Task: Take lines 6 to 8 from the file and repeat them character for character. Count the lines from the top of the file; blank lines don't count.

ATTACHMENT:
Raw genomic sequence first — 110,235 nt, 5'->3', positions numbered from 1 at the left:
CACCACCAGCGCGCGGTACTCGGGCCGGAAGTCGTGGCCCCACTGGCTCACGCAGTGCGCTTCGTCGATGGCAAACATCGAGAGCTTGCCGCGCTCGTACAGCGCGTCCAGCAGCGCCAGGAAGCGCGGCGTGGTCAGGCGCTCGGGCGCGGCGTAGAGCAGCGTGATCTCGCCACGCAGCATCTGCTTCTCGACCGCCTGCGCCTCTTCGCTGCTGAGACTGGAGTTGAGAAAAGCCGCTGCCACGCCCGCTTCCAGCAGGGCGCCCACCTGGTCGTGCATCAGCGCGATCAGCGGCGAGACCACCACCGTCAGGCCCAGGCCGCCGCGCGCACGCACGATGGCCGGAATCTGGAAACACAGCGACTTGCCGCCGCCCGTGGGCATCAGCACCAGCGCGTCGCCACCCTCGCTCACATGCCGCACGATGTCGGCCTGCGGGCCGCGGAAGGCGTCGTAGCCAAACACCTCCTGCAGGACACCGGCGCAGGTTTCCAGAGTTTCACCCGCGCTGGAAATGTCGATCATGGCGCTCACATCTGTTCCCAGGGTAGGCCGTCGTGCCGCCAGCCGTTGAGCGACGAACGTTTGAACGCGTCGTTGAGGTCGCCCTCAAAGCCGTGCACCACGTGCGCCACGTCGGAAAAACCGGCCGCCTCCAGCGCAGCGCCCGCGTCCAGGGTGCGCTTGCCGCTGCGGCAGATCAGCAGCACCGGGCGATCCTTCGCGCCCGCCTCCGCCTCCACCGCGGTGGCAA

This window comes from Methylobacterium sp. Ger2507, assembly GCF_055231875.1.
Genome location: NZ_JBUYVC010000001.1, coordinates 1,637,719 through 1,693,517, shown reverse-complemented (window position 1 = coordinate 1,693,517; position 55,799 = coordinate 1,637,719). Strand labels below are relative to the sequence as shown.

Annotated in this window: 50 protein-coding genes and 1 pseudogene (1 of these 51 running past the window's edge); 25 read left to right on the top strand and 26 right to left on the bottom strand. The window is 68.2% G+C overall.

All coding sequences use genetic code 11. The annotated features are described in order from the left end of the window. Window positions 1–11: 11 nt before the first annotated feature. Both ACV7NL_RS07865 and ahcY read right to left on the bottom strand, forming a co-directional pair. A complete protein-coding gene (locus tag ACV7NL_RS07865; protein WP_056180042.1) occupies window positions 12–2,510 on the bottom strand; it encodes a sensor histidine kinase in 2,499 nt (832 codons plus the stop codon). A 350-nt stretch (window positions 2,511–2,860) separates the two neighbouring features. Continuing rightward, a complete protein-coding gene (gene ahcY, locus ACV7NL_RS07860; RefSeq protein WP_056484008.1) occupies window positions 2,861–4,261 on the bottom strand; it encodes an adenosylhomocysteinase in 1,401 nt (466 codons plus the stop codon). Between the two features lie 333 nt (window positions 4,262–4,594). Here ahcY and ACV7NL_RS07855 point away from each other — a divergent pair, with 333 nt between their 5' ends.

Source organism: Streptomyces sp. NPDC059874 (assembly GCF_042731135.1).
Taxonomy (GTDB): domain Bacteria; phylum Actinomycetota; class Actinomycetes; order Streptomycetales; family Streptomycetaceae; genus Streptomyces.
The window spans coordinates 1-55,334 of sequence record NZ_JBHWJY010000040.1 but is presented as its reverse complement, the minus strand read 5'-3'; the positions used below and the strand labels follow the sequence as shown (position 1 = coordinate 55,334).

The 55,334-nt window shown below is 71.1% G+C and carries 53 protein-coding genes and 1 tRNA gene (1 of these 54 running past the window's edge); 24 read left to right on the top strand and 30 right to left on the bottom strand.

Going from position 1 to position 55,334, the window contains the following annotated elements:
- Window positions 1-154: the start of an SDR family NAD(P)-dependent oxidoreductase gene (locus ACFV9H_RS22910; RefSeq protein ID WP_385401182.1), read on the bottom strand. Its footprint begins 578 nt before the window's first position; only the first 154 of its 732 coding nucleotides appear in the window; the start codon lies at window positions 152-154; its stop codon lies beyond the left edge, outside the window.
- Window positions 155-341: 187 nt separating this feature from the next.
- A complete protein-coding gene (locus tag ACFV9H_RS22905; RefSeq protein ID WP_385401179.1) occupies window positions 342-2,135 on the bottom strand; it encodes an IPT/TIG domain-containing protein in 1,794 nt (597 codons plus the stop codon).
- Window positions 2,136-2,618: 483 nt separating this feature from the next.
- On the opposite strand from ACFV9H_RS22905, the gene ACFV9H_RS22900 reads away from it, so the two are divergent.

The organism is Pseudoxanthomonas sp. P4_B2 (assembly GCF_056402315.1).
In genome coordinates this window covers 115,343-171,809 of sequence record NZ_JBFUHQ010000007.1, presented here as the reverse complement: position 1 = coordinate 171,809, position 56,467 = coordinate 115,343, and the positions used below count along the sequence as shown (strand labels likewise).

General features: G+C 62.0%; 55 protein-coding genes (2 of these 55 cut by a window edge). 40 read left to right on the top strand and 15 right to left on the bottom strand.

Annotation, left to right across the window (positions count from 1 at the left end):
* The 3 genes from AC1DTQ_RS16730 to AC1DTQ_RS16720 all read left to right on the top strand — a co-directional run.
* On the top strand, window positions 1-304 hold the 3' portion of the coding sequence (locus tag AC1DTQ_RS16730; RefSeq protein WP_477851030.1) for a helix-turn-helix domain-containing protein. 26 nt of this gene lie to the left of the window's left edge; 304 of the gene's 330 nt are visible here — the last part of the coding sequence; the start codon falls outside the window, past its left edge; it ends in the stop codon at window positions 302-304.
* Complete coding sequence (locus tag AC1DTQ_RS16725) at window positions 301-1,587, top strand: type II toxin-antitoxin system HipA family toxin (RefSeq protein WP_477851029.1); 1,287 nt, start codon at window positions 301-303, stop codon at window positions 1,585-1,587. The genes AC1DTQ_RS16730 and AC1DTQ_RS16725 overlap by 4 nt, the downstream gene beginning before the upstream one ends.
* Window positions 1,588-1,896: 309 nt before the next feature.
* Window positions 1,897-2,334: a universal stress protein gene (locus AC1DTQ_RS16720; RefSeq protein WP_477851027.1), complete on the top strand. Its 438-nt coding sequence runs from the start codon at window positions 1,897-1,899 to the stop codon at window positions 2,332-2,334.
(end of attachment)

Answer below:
All coding sequences use genetic code 11. The annotated features are described in order from the left end of the window. Window positions 1–11: 11 nt before the first annotated feature. Both ACV7NL_RS07865 and ahcY read right to left on the bottom strand, forming a co-directional pair. A complete protein-coding gene (locus tag ACV7NL_RS07865; protein WP_056180042.1) occupies window positions 12–2,510 on the bottom strand; it encodes a sensor histidine kinase in 2,499 nt (832 codons plus the stop codon). A 350-nt stretch (window positions 2,511–2,860) separates the two neighbouring features. Continuing rightward, a complete protein-coding gene (gene ahcY, locus ACV7NL_RS07860; RefSeq protein WP_056484008.1) occupies window positions 2,861–4,261 on the bottom strand; it encodes an adenosylhomocysteinase in 1,401 nt (466 codons plus the stop codon). Between the two features lie 333 nt (window positions 4,262–4,594). Here ahcY and ACV7NL_RS07855 point away from each other — a divergent pair, with 333 nt between their 5' ends.

Source organism: Streptomyces sp. NPDC059874 (assembly GCF_042731135.1).
Taxonomy (GTDB): domain Bacteria; phylum Actinomycetota; class Actinomycetes; order Streptomycetales; family Streptomycetaceae; genus Streptomyces.